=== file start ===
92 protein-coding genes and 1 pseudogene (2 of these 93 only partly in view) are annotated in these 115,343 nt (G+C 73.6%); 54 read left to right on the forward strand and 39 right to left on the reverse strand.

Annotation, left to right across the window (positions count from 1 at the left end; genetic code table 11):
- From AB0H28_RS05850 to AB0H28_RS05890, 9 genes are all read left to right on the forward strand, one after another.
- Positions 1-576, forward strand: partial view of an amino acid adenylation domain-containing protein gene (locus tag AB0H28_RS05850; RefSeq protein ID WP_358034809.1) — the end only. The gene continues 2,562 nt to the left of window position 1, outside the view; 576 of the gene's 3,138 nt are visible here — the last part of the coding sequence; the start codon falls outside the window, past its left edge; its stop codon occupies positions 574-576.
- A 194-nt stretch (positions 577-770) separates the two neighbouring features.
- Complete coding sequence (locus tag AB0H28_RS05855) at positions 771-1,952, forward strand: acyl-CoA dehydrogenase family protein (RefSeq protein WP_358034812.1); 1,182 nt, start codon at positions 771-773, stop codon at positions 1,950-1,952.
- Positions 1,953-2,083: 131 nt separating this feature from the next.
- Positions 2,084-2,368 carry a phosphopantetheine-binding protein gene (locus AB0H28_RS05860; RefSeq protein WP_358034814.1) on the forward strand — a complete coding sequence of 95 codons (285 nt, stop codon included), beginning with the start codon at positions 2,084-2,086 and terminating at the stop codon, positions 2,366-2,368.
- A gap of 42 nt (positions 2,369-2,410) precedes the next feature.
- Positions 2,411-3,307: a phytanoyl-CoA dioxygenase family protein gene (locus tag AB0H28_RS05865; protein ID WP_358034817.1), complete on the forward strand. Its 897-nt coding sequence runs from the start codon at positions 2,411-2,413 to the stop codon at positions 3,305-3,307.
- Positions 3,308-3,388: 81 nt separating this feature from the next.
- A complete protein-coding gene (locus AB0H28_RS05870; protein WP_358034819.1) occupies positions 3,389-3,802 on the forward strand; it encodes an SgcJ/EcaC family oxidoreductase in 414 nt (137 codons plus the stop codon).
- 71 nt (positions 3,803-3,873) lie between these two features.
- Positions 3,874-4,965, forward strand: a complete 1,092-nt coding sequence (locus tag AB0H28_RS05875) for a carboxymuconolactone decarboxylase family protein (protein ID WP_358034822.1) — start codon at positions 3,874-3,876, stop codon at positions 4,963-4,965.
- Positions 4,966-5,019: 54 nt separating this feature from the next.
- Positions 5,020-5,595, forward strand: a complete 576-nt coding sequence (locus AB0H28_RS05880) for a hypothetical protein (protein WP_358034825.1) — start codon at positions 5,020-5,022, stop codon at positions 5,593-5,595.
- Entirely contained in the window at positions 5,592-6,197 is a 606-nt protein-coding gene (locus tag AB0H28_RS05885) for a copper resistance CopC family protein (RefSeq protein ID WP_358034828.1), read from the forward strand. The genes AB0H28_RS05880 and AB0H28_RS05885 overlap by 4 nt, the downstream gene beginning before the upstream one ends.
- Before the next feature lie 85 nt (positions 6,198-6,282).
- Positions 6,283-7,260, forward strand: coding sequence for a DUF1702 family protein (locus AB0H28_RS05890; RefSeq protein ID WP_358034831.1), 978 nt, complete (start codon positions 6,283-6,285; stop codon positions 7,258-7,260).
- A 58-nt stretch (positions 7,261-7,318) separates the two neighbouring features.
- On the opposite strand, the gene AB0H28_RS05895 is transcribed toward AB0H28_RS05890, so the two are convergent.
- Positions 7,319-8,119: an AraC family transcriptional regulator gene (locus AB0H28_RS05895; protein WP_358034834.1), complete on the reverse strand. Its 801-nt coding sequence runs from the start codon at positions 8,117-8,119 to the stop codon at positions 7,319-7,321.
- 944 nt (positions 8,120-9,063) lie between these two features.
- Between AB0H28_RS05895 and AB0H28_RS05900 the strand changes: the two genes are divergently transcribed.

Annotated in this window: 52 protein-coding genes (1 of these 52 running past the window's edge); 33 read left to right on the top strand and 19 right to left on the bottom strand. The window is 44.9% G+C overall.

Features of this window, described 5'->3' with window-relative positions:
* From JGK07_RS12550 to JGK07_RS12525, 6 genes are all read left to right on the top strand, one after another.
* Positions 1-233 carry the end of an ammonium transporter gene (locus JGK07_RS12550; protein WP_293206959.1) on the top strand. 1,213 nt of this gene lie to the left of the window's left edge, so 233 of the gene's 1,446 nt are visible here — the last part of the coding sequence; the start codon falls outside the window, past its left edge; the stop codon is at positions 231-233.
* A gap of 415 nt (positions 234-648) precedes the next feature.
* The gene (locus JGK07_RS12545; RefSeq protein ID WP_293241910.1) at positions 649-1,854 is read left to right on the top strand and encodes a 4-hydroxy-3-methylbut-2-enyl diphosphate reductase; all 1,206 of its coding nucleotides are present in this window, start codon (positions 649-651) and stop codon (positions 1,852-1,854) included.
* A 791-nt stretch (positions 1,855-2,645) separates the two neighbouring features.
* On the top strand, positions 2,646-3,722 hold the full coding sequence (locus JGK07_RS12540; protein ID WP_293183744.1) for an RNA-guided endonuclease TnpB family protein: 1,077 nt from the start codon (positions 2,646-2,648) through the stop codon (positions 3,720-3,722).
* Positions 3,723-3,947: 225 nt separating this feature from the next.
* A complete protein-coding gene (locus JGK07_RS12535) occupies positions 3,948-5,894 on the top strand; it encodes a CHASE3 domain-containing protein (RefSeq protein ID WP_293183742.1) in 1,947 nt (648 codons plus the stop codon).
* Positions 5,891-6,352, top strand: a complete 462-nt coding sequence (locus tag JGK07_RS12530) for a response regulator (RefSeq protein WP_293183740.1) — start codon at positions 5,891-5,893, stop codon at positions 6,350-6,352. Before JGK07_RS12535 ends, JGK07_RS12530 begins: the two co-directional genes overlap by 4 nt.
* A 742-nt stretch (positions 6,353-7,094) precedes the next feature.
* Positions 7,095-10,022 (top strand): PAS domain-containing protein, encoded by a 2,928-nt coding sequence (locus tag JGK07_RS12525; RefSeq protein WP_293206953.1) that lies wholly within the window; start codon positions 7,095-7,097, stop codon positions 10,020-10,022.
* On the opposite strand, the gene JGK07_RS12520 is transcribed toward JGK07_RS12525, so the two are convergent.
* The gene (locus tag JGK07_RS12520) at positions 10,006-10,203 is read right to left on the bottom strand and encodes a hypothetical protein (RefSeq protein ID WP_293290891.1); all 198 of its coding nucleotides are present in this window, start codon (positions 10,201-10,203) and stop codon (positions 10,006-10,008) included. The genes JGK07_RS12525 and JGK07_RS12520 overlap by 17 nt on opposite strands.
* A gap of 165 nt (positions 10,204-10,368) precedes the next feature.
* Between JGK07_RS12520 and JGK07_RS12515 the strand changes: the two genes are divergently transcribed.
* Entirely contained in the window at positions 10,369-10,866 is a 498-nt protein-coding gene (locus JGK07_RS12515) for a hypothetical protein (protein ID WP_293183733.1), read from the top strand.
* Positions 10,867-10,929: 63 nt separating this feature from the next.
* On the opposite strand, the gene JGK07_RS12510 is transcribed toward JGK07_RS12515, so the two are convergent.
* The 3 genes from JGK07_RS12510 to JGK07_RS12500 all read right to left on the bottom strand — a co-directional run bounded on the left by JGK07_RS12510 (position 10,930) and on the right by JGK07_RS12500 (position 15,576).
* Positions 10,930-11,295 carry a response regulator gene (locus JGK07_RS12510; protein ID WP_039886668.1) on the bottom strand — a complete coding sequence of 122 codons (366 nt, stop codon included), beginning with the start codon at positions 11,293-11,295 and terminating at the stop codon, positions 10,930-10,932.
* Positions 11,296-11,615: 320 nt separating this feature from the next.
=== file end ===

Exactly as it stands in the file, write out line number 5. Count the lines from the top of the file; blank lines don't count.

- A 194-nt stretch (positions 577-770) separates the two neighbouring features.